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Just now! Why reading is so important to us

Reading: the most beautiful activity in the world

For us, reading is one of the most beautiful activities in the world, also - or above all - in the digital age. We know that reading is good for us. But what exactly are the benefits? What exactly happens in our heads when we read a book or a magazine? And what does the current state of research say about this?

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Read aloud: why we should do this as adults too

What happens in our brain when we read?

The professor for child development and cognitive and literary scholar Maryanne Wolf already dealt with the processes that take place in the brain during reading in her first book "Das lesende Brain" (2009). She says: "Many interactive and complex processes take place at the same time. When we read, we connect visual, linguistic, emotional and even motor areas in our brain."

8.55 million people in Germany pick up a book every day.

Source: Allensbach market and advertising media analysis (AWA)Tweet

New studies conclude that Reading can even change the structures in our brain. A team of neuroscientists from the Coll├Ęge de France found out that fictional reading particularly appeals to the left hemisphere of the brain, which processes the actions of books as simulated situations. Psychologists conclude from this an increased ability to change perspective and improved social skills. Researchers at the Max Planck Institute discovered from a study with magnetic resonance imaging that the connections in the brain also increase. Individual areas are particularly stimulated and strengthened, such as the cerebral cortex or the connection between the visual cortex and thalamus. If you read a lot, you can better distinguish between important and unimportant information.

Reading promotes empathy and creativity

According to psychology, deep reading also helps us learn empathy. "Theory of mind" is the name of the thought processes that you need to put yourself in the shoes of your counterpart and to develop compassion. There are initial studies that suggest that people who read regularly and a lot have a better theory of mind. A prominent example of a person who lacks this: Donald Trump. Wolf sees a connection between the politics of the US president, his obsession with Twitter and the fact that he seems to pick up a book at most for a photo shoot.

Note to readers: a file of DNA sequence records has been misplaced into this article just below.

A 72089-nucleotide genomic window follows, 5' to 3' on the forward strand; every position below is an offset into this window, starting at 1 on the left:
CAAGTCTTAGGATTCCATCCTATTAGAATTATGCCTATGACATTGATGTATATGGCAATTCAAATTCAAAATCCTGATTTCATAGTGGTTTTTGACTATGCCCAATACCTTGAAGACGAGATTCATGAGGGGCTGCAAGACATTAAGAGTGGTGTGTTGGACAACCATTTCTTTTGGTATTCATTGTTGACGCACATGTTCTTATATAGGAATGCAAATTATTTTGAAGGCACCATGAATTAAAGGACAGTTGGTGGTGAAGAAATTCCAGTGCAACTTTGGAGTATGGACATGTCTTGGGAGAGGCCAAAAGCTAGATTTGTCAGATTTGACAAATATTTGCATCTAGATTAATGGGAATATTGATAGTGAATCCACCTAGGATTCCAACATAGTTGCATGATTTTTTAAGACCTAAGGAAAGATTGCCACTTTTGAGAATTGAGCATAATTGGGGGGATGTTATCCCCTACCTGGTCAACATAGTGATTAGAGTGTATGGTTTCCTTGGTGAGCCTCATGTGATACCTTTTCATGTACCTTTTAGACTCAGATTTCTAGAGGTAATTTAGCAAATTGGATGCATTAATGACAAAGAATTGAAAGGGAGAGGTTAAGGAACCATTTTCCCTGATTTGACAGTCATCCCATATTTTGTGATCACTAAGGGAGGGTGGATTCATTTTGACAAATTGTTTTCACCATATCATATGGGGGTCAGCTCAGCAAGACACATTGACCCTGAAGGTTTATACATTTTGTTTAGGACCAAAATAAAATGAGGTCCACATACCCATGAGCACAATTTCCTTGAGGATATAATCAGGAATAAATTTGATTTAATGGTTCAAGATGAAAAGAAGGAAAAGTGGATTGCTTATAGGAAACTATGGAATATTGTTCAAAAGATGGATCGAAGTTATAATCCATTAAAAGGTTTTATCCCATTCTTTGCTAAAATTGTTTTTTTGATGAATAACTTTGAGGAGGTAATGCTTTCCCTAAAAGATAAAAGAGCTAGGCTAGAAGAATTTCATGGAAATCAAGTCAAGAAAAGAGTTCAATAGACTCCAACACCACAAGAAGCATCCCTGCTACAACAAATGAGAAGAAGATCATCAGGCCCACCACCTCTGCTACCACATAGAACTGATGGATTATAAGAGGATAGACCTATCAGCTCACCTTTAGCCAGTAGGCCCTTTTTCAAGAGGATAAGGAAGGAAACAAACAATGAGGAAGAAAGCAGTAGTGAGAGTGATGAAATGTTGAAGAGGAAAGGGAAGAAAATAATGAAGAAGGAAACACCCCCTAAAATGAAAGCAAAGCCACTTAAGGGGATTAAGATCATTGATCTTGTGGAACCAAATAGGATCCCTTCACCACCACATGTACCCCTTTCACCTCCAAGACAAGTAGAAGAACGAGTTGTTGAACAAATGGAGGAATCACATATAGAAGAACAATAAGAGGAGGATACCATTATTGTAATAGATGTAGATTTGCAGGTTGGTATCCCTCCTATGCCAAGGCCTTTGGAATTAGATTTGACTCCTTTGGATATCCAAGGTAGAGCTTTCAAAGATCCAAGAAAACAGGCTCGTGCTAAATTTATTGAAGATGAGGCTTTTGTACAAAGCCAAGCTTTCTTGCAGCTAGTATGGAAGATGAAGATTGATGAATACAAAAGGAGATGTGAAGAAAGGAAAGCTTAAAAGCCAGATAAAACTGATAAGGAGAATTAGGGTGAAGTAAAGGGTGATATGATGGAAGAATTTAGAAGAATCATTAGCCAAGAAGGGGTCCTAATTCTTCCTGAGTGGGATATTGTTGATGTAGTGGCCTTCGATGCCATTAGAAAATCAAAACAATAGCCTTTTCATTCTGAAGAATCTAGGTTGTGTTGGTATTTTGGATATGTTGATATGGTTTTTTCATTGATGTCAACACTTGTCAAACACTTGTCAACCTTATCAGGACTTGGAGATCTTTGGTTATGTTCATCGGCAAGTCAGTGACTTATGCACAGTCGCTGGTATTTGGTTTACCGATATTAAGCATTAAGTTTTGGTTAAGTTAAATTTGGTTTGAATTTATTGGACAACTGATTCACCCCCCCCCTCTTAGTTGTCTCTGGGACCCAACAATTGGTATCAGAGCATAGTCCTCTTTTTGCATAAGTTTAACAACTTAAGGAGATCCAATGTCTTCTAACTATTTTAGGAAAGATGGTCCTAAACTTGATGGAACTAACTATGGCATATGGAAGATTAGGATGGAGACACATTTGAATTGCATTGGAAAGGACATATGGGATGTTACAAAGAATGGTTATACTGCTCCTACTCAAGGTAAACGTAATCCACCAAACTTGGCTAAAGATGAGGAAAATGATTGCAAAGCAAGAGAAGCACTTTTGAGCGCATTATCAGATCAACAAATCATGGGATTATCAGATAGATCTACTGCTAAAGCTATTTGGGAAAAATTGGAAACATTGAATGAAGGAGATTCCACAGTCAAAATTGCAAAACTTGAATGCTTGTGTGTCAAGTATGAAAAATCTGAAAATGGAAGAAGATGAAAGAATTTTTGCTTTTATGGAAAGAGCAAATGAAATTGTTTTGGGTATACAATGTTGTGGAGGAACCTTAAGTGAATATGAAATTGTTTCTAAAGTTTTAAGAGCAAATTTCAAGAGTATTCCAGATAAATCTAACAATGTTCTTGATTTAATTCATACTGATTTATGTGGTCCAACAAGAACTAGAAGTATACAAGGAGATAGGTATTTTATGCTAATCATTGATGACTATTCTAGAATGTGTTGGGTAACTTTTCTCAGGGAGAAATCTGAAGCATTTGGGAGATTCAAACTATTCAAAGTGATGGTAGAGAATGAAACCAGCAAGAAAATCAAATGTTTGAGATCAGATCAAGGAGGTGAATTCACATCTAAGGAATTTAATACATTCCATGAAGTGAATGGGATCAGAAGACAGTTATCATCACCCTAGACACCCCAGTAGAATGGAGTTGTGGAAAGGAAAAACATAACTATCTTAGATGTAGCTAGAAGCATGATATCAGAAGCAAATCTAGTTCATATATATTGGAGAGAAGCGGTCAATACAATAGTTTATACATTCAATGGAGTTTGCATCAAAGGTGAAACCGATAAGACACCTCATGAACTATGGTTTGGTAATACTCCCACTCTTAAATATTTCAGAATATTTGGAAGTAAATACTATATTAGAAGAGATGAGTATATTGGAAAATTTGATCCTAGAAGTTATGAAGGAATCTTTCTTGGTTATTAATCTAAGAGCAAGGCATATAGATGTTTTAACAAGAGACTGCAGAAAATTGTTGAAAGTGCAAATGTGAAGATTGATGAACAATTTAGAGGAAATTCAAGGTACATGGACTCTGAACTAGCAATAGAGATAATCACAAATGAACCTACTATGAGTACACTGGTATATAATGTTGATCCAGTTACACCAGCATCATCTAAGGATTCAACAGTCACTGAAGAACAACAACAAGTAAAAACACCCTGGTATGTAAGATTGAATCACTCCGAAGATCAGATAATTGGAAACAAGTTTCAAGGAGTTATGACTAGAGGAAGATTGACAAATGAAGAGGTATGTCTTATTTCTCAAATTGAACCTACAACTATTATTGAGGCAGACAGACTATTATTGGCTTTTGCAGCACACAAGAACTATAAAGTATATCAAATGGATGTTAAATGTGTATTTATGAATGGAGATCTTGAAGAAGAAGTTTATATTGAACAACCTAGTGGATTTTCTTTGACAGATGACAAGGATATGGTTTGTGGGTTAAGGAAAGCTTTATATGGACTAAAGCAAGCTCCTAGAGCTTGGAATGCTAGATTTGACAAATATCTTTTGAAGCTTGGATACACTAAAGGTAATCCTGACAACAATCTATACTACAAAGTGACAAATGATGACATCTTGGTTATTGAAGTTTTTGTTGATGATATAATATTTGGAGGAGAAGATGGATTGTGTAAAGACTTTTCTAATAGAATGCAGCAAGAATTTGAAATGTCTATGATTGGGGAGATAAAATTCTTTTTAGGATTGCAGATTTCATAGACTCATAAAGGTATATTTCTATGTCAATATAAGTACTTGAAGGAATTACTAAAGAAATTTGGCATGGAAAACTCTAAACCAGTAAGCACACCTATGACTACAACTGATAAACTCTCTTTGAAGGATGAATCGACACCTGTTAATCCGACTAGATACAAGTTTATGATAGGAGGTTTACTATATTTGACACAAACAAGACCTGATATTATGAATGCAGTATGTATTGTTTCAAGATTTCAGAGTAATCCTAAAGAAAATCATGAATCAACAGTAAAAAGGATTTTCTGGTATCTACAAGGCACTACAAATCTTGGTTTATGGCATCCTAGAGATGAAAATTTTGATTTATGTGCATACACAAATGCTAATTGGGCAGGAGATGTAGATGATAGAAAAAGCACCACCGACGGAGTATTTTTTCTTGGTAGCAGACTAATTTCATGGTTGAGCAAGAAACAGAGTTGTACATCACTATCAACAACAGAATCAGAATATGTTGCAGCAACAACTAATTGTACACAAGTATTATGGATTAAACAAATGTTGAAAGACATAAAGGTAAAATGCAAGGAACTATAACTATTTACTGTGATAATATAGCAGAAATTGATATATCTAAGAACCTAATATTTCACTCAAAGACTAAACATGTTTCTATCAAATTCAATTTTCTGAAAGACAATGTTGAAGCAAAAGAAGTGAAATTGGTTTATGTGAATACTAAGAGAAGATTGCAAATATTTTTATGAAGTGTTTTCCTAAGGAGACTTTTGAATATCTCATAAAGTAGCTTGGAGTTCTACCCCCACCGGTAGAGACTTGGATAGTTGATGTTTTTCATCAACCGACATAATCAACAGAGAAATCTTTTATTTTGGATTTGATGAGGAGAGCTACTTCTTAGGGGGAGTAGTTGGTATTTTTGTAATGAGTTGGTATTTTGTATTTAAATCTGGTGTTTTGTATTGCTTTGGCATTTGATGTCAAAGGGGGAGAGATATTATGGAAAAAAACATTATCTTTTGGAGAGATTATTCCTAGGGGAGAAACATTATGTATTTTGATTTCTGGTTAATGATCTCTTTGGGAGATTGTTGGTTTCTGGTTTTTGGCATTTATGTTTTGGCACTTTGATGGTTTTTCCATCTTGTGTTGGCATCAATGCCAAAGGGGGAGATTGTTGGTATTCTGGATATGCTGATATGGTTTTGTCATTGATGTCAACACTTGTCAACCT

You can't start reading early enough!

  • According to the Reading Foundation, children develop better access to language and a feeling for sentence and text structures through early contact with books, and their vocabulary increases. In addition, those who immerse themselves in stories at an early age practice their imaginations.
  • The input we get from books leads to creative output. It starts with reading aloud, because children who are often read to later often pick up the book themselves. Regular reading aloud makes it easier to learn to read and, accordingly, to learn all of the positive effects mentioned.
  • A current report by the Institute of German Science shows that primary school students who read books regularly in their free time later have better school grades, not only in German and foreign languages.
  • Reading books, for example, also has a positive effect on performance in mathematics, because the ability to see connections and understand complex relationships is trained.
  • Reading also helps to assess the complexity of topics. According to the current PISA study, it pays off especially when dealing with the Internet, because then we are better able to get information on the Internet, to evaluate it, to assess its credibility.

Reading prevents illness

Reading is also said to have a preventive effect with regard to possible senile dementia. Those who have been mentally active all their life protect their brains from early degradation. The reason behind this is simple: our brain is a muscle and it has to be trained so that it does not atrophy.

Not all digital reading is the same as analog reading

Digital reading has not yet been explored nearly as extensively, but initial results show that it differs significantly from analogue. A Norwegian study earlier this year found that longer texts required greater attention and cognitive presence over a longer period of time. This in-depth reading process is less successful with digital reading. The latter also has advantages, however, because background information can be obtained via hyperlinks, for example.

Reading in the 21st century: Reach for books and magazines again - analogue or digital

Every day we spend hours at screens, scrolling through our social media feeds. Our attention span is limited. Smartphones keep us from concentrated reading because they offer distractions that are more satisfying in the short term, says Wolf.

Nevertheless, the either / or question of analog or digital is not sustainable, because both deliver different benefits. The fact is: Reading, regardless of the medium, is not an art, but a necessity. And it's political: According to Maryanne Wolf, the processes activated by reading books and magazines are the basis for an open and democratic society: "Reading creates better people and a better democracy."